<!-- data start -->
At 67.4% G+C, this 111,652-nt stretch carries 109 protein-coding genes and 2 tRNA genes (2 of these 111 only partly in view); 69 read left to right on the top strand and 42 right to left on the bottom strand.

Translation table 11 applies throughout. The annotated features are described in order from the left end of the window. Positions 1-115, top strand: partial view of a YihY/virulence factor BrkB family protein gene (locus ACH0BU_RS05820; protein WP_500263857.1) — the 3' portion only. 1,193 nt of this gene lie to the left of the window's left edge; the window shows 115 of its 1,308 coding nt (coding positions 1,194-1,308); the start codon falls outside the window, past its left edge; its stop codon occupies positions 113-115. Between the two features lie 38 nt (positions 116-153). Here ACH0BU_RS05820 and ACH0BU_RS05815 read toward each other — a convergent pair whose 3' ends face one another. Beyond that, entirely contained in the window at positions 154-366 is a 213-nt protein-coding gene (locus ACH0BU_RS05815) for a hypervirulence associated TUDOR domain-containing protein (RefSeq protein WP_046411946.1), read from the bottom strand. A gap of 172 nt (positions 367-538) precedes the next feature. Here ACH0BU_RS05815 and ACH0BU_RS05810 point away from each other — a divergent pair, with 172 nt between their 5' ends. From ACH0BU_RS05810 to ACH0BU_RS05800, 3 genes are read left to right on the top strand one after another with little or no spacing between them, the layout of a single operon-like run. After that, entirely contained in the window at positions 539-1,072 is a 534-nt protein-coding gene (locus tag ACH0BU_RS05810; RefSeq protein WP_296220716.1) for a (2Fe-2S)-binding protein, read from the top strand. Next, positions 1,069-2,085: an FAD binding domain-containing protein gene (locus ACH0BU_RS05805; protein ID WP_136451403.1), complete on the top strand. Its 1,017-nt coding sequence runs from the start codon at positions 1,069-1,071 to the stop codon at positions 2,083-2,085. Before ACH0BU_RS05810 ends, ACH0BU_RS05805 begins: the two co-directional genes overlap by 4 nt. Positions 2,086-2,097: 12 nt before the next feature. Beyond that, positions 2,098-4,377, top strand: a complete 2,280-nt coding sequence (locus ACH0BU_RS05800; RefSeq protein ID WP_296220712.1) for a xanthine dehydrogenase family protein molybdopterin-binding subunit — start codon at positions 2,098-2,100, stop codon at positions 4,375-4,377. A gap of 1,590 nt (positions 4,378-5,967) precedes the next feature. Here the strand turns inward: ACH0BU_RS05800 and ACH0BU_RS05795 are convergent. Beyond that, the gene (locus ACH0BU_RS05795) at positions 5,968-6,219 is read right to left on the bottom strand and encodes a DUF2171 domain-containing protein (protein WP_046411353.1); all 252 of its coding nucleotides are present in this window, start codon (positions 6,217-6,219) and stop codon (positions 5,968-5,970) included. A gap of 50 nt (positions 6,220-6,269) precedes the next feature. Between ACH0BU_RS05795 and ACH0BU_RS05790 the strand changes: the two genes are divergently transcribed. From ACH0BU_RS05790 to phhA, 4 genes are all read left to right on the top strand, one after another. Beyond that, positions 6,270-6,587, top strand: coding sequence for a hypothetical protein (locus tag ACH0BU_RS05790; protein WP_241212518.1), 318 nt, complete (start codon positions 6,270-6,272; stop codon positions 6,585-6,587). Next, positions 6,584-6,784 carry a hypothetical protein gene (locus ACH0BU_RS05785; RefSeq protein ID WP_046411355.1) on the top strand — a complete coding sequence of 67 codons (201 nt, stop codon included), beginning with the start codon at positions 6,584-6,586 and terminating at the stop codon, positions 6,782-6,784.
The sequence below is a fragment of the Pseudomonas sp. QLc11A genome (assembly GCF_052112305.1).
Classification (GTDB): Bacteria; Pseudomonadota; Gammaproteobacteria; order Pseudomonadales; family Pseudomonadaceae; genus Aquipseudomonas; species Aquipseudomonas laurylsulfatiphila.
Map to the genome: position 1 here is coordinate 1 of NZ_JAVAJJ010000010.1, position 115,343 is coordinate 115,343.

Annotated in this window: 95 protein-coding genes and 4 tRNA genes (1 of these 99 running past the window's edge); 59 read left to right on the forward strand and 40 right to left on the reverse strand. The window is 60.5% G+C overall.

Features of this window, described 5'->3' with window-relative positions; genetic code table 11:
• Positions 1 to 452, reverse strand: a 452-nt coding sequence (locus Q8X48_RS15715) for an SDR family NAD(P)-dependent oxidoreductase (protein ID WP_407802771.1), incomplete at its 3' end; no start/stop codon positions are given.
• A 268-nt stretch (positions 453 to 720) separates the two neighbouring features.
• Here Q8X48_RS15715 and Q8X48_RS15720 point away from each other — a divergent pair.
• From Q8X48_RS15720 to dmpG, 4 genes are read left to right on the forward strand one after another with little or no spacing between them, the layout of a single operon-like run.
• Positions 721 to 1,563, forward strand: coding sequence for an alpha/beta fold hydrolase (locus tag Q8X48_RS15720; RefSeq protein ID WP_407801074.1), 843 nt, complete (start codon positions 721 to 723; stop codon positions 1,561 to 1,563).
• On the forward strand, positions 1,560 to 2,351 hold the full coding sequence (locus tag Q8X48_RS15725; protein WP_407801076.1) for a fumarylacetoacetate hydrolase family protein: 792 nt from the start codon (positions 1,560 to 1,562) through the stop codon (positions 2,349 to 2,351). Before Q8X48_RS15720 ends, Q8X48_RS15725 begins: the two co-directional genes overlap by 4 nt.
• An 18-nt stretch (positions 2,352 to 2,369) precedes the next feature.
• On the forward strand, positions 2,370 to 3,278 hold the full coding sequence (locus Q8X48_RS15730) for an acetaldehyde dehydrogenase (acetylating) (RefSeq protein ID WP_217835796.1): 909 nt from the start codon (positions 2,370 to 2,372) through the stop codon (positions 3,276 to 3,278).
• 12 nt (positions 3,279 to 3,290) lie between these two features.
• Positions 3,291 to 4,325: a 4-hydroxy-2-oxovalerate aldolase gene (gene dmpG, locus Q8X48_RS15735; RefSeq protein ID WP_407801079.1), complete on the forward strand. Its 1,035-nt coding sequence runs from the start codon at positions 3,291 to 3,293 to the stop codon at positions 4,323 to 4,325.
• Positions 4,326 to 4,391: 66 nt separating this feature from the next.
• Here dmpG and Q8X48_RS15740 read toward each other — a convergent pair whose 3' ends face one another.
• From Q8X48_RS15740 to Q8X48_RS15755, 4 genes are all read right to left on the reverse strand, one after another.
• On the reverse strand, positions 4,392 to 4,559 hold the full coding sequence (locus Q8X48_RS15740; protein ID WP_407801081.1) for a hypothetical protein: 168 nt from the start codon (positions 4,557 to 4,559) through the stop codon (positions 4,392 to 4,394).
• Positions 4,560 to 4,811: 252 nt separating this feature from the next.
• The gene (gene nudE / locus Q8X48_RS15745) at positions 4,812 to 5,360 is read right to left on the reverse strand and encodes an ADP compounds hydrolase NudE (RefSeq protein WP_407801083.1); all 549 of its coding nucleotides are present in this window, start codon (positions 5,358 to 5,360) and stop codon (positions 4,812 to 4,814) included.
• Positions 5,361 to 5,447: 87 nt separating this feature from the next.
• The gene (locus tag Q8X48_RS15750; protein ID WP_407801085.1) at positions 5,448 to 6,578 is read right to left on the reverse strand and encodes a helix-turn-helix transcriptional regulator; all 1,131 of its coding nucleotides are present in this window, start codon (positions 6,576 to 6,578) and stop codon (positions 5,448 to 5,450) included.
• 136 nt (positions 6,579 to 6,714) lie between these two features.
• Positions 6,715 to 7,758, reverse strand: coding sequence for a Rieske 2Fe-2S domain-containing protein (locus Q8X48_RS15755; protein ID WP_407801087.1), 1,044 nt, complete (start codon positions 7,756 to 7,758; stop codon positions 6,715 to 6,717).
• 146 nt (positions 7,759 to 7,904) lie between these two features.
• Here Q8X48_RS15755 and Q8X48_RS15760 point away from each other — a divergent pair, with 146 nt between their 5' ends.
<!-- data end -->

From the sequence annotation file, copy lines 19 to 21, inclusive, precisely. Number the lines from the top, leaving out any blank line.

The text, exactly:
• Here dmpG and Q8X48_RS15740 read toward each other — a convergent pair whose 3' ends face one another.
• From Q8X48_RS15740 to Q8X48_RS15755, 4 genes are all read right to left on the reverse strand, one after another.
• On the reverse strand, positions 4,392 to 4,559 hold the full coding sequence (locus Q8X48_RS15740; protein ID WP_407801081.1) for a hypothetical protein: 168 nt from the start codon (positions 4,557 to 4,559) through the stop codon (positions 4,392 to 4,394).